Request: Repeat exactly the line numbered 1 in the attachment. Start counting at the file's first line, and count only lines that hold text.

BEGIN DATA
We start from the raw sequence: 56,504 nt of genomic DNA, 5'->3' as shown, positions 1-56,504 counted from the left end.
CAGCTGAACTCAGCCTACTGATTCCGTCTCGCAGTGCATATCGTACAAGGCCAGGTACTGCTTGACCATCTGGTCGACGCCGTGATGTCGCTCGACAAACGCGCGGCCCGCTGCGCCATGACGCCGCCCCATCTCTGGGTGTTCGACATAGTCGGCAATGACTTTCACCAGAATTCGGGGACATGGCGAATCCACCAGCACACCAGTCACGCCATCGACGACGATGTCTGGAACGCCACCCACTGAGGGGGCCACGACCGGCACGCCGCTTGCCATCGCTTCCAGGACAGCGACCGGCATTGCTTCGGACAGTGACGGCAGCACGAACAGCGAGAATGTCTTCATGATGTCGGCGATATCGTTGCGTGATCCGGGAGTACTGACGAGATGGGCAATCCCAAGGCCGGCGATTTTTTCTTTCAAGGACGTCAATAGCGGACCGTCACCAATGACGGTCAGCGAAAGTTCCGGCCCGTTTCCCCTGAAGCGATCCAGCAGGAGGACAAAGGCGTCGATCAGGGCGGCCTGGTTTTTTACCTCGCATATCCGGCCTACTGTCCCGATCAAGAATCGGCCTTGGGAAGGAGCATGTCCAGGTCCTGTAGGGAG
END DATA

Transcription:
We start from the raw sequence: 56,504 nt of genomic DNA, 5'->3' as shown, positions 1-56,504 counted from the left end.